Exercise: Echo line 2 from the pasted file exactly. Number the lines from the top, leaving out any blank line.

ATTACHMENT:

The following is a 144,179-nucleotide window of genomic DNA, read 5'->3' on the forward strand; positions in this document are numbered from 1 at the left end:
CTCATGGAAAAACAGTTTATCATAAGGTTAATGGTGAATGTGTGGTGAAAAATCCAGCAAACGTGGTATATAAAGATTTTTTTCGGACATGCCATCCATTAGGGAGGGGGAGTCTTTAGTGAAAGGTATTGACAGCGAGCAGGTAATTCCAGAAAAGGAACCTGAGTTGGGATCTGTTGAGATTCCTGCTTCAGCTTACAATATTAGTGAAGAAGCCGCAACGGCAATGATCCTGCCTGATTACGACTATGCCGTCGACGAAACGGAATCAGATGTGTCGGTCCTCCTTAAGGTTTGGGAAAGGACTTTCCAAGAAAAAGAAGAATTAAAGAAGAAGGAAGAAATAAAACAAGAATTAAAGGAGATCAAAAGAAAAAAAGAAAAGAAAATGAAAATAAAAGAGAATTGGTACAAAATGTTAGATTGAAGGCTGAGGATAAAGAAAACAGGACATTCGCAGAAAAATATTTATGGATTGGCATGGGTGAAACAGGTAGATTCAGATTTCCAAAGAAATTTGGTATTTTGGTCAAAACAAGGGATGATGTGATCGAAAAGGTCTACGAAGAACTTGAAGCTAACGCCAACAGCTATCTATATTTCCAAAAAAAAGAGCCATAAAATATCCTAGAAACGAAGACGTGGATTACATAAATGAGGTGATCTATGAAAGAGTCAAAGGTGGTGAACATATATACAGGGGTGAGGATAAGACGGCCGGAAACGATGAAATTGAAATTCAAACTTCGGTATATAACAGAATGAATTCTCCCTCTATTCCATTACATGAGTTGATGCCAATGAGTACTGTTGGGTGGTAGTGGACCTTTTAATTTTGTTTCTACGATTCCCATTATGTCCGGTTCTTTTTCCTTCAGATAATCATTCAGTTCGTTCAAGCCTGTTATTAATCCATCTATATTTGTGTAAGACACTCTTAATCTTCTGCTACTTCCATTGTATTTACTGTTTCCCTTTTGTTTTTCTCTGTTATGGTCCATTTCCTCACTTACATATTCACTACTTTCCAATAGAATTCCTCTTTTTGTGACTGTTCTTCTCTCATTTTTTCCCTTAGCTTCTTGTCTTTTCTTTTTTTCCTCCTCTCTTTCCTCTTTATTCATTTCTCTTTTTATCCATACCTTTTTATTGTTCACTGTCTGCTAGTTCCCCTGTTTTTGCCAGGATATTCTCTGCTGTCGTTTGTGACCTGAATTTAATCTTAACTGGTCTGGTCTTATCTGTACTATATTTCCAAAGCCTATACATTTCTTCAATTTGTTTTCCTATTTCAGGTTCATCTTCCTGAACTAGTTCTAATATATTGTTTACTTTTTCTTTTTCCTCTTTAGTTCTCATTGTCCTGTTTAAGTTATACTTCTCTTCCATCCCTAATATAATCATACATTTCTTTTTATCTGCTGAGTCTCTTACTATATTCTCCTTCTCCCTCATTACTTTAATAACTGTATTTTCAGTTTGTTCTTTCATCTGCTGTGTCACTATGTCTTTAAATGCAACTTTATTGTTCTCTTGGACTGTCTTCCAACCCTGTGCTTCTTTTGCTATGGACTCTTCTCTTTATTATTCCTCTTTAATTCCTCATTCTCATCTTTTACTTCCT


CTCATGGAAAAACAGTTTATCATAAGGTTAATGGTGAATGTGTGGTGAAAAATCCAGCAAACGTGGTATATAAAGATTTTTTTCGGACATGCCATCCATTAGGGAGGGGGAGTCTTTAGTGAAAGGTATTGACAGCGAGCAGGTAATTCCAGAAAAGGAACCTGAGTTGGGATCTGTTGAGATTCCTGCTTCAGCTTACAATATTAGTGAAGAAGCCGCAACGGCAATGATCCTGCCTGATTACGACTATGCCGTCGACGAAACGGAATCAGATGTGTCGGTCCTCCTTAAGGTTTGGGAAAGGACTTTCCAAGAAAAAGAAGAATTAAAGAAGAAGGAAGAAATAAAACAAGAATTAAAGGAGATCAAAAGAAAAAAAGAAAAGAAAATGAAAATAAAAGAGAATTGGTACAAAATGTTAGATTGAAGGCTGAGGATAAAGAAAACAGGACATTCGCAGAAAAATATTTATGGATTGGCATGGGTGAAACAGGTAGATTCAGATTTCCAAAGAAATTTGGTATTTTGGTCAAAACAAGGGATGATGTGATCGAAAAGGTCTACGAAGAACTTGAAGCTAACGCCAACAGCTATCTATATTTCCAAAAAAAAGAGCCATAAAATATCCTAGAAACGAAGACGTGGATTACATAAATGAGGTGATCTATGAAAGAGTCAAAGGTGGTGAACATATATACAGGGGTGAGGATAAGACGGCCGGAAACGATGAAATTGAAATTCAAACTTCGGTATATAACAGAATGAATTCTCCCTCTATTCCATTACATGAGTTGATGCCAATGAGTACTGTTGGGTGGTAGTGGACCTTTTAATTTTGTTTCTACGATTCCCATTATGTCCGGTTCTTTTTCCTTCAGATAATCATTCAGTTCGTTCAAGCCTGTTATTAATCCATCTATATTTGTGTAAGACACTCTTAATCTTCTGCTACTTCCATTGTATTTACTGTTTCCCTTTTGTTTTTCTCTGTTATGGTCCATTTCCTCACTTACATATTCACTACTTTCCAATAGAATTCCTCTTTTTGTGACTGTTCTTCTCTCATTTTTTCCCTTAGCTTCTTGTCTTTTCTTTTTTTCCTCCTCTCTTTCCTCTTTATTCATTTCTCTTTTTATCCATACCTTTTTATTGTTCACTGTCTGCTAGTTCCCCTGTTTTTGCCAGGATATTCTCTGCTGTCGTTTGTGACCTGAATTTAATCTTAACTGGTCTGGTCTTATCTGTACTATATTTCCAAAGCCTATACATTTCTTCAATTTGTTTTCCTATTTCAGGTTCATCTTCCTGAACTAGTTCTAATATATTGTTTACTTTTTCTTTTTCCTCTTTAGTTCTCATTGTCCTGTTTAAGTTATACTTCTCTTCCATCCCTAATATAATCATACATTTCTTTTTATCTGCTGAGTCTCTTACTATATTCTCCTTCTCCCTCATTACTTTAATAACTGTATTTTCAGTTTGTTCTTTCATCTGCTGTGTCACTATGTCTTTAAATGCAACTTTATTGTTCTCTTGGACTGTCTTCCAACCCTGTGCTTCTTTTGCTATGGACTCTTCTCTTTATTATTCCTCTTTAATTCCTCATTCTCATCTTTTACTTCCT